China’s ski slopes are busier than ever in the run-up to the 2022 Beijing Winter Games, but Olympic fever has turned fatal for some, spurring the government to promise new safety standards for the country’s burgeoning skiing industry.
On Thursday morning, a 10-year-old girl died at the Chashan Ski Resort in Shandong province, eastern China, after losing her balance while standing on a conveyor belt used to pull skiers uphill and getting her hair and arm caught in the contraption. The resort has since been closed.
The following day, Party-affiliated newspaper China Youth Daily reported that a national skiing safety meeting had been called on Thursday, attended by officials from 16 provinces and managers from some 30 ski resorts. The General Administration of Sport, the State Administration of Work Safety, and other government agencies have now committed to compiling standards for staff, equipment, skiers, and more. The standards are to be implemented before next winter.
Thursday’s fatal accident was the third in just one month. On Jan. 16, a postgraduate student surnamed Li died on the slopes after crashing into a tree at Wanlong Ski Resort in Zhangjiakou, the city in Hebei province, northern China, that will host some of the 2022 Olympic events.
Two days later, a second fatal accident happened in another ski resort in the same city: A 10-year-old boy who reportedly had years of skiing experience slipped through a gap in a fence and fell down a cliff. The boy’s father blamed his son’s death on the resort not having effective safety measures or a qualified rescue team.
China had a total of 568 ski resorts in 2015, twice as many as five years prior, and resorts in recent years have reported steep increases in visitor numbers. The industry’s boom is officially backed by the Chinese government, which has launched a campaign to encourage some 300 million people to take up winter sports leading up to the 2022 Winter Olympics.
But safety at some resorts is still inadequate due to a dearth of suitable equipment and experienced staff.
“I was a bit surprised by the safety management when I went to a ski resort in Beijing,” Li Siyu, a doctoral student from Beijing, told Sixth Tone. Li started skiing seven years ago and has coasted down slopes in Japan and Europe. During a trip to a resort in Beijing, she discovered that the speed of one of the ski lifts could not be slowed down, which created a tense situation when Li’s friend was slow to jump off. “My friend didn’t dare to get down from the lift,” she said. “The staff were shouting at her to jump. It was quite funny.”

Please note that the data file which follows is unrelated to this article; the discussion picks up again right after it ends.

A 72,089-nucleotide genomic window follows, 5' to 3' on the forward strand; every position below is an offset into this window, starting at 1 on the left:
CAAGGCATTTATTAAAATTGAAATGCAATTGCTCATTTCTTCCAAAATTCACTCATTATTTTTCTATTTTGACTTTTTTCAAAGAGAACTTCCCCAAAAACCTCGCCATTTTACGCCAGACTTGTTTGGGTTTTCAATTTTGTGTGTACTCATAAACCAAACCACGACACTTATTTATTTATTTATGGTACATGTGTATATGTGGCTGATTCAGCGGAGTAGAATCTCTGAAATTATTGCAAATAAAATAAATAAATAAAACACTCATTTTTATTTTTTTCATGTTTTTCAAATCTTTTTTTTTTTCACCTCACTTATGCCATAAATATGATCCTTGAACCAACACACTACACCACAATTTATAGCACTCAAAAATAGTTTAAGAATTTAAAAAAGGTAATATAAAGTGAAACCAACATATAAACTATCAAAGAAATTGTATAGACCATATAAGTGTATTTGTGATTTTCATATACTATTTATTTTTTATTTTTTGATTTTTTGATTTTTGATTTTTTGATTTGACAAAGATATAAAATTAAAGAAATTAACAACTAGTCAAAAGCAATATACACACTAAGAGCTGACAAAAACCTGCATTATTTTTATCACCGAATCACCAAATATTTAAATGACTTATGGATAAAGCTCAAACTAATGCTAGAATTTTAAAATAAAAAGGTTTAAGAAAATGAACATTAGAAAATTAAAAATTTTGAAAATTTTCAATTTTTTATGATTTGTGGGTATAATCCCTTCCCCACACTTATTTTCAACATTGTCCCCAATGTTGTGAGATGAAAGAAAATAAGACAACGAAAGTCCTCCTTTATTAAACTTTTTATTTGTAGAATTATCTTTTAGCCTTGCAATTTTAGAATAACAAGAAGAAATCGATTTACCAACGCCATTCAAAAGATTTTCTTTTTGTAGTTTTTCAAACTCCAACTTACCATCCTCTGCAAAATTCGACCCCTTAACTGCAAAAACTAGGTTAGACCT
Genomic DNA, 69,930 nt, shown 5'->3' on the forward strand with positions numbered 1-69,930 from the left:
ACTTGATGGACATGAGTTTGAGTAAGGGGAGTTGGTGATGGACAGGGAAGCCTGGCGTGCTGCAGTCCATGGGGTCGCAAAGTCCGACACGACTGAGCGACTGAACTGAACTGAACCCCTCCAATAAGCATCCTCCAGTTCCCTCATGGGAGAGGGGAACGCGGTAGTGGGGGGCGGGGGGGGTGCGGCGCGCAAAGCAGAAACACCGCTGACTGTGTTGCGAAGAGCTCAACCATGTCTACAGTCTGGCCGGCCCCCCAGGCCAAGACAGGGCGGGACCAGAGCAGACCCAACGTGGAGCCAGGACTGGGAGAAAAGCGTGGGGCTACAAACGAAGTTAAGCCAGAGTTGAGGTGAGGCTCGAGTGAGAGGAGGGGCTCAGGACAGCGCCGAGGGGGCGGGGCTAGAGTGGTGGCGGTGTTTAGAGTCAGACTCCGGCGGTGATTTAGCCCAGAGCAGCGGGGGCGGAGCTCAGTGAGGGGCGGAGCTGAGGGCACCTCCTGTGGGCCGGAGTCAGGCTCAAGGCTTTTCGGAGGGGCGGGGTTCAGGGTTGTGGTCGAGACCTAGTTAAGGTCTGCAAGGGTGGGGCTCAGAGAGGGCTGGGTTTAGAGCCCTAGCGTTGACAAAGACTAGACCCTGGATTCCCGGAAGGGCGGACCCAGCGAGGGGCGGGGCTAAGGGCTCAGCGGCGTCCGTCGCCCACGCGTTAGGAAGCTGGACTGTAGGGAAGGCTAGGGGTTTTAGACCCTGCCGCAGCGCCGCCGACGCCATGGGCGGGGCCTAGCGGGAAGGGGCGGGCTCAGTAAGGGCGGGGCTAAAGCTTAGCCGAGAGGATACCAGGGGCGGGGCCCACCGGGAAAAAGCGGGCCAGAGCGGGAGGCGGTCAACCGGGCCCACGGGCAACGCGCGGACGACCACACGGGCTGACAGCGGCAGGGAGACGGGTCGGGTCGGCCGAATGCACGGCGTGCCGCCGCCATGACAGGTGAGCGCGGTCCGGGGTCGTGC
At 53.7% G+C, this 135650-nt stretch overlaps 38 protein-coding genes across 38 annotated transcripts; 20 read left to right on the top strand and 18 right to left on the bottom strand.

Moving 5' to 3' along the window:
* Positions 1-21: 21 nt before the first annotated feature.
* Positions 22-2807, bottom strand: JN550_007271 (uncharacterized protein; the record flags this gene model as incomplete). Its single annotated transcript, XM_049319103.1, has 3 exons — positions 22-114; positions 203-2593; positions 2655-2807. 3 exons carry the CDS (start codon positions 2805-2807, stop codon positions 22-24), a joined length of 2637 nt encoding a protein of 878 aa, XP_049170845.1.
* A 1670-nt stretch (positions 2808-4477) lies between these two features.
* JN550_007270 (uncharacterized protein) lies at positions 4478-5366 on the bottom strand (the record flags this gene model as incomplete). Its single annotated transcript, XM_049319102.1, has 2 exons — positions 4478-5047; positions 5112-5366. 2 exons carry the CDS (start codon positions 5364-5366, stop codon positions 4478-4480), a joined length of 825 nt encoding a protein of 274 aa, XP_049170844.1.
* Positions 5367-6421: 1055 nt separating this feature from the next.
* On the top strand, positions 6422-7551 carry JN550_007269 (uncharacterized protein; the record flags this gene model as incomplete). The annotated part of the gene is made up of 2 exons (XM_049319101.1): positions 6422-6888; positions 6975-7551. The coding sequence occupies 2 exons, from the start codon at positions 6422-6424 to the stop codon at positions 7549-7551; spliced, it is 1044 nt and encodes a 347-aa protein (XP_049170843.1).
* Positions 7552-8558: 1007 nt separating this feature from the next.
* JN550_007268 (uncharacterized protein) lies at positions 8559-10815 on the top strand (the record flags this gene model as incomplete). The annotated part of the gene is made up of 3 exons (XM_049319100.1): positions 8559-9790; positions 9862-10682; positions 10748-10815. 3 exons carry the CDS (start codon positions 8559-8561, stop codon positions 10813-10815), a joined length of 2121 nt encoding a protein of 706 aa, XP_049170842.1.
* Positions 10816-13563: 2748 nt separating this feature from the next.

Peter Tupper, a 27-year-old British ski instructor, founded an outdoor activities company in Beijing and has witnessed the industry’s growth firsthand over the past several years. “Many regular skiers tend to be middle-class, wealthy Beijing professional families and their children, although the sport is becoming more accessible to a greater demographic, in part due to government-sponsored programs for kids,” Tupper told Sixth Tone.
Tupper believes that the ski resorts around Beijing and Chongli — a popular ski destination in neighboring Hebei province — generally have very good infrastructure and well-maintained ski slopes and facilities. But he added that customers might not always receive proper safety instructions because local ski schools often employ Chinese instructors who lack internationally recognized qualifications.
“The ski industry is still fairly young in China,” Tupper said. “It is natural that some resorts still have some catching up to do.”
(Header image: An instructor teaches a child to ski in Beijing, Feb. 5, 2017. Yan Lijun/VCG)